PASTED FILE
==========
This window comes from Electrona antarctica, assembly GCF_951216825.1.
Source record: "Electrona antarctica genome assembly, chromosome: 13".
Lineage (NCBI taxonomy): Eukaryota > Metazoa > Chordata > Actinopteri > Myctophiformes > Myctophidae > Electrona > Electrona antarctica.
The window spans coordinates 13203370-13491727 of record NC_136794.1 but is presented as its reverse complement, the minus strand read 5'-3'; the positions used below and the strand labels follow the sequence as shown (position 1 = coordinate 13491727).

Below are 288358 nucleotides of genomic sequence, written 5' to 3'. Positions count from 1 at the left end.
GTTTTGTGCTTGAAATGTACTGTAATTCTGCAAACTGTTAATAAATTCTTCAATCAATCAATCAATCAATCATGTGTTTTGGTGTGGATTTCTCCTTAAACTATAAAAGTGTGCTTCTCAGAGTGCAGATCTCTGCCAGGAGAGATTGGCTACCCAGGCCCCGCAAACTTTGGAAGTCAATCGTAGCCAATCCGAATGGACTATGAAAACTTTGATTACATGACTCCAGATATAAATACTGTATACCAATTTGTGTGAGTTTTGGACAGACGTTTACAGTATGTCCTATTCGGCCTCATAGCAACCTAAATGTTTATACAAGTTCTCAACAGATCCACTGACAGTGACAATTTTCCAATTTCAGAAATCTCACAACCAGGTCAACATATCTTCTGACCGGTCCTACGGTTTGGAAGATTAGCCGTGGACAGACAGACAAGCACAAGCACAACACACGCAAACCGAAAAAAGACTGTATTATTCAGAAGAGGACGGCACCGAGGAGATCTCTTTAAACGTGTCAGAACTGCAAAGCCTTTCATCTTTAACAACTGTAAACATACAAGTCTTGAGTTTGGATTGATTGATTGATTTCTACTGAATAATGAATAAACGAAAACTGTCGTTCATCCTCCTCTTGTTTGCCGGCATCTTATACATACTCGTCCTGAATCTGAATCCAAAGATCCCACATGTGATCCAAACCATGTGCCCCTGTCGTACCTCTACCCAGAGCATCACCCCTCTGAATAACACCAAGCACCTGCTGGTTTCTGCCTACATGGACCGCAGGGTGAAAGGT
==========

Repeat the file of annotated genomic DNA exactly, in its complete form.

This window comes from Electrona antarctica, assembly GCF_951216825.1.
Source record: "Electrona antarctica genome assembly, chromosome: 13".
Lineage (NCBI taxonomy): Eukaryota > Metazoa > Chordata > Actinopteri > Myctophiformes > Myctophidae > Electrona > Electrona antarctica.
The window spans coordinates 13203370-13491727 of record NC_136794.1 but is presented as its reverse complement, the minus strand read 5'-3'; the positions used below and the strand labels follow the sequence as shown (position 1 = coordinate 13491727).

Below are 288358 nucleotides of genomic sequence, written 5' to 3'. Positions count from 1 at the left end.
GTTTTGTGCTTGAAATGTACTGTAATTCTGCAAACTGTTAATAAATTCTTCAATCAATCAATCAATCAATCATGTGTTTTGGTGTGGATTTCTCCTTAAACTATAAAAGTGTGCTTCTCAGAGTGCAGATCTCTGCCAGGAGAGATTGGCTACCCAGGCCCCGCAAACTTTGGAAGTCAATCGTAGCCAATCCGAATGGACTATGAAAACTTTGATTACATGACTCCAGATATAAATACTGTATACCAATTTGTGTGAGTTTTGGACAGACGTTTACAGTATGTCCTATTCGGCCTCATAGCAACCTAAATGTTTATACAAGTTCTCAACAGATCCACTGACAGTGACAATTTTCCAATTTCAGAAATCTCACAACCAGGTCAACATATCTTCTGACCGGTCCTACGGTTTGGAAGATTAGCCGTGGACAGACAGACAAGCACAAGCACAACACACGCAAACCGAAAAAAGACTGTATTATTCAGAAGAGGACGGCACCGAGGAGATCTCTTTAAACGTGTCAGAACTGCAAAGCCTTTCATCTTTAACAACTGTAAACATACAAGTCTTGAGTTTGGATTGATTGATTGATTTCTACTGAATAATGAATAAACGAAAACTGTCGTTCATCCTCCTCTTGTTTGCCGGCATCTTATACATACTCGTCCTGAATCTGAATCCAAAGATCCCACATGTGATCCAAACCATGTGCCCCTGTCGTACCTCTACCCAGAGCATCACCCCTCTGAATAACACCAAGCACCTGCTGGTTTCTGCCTACATGGACCGCAGGGTGAAAGGT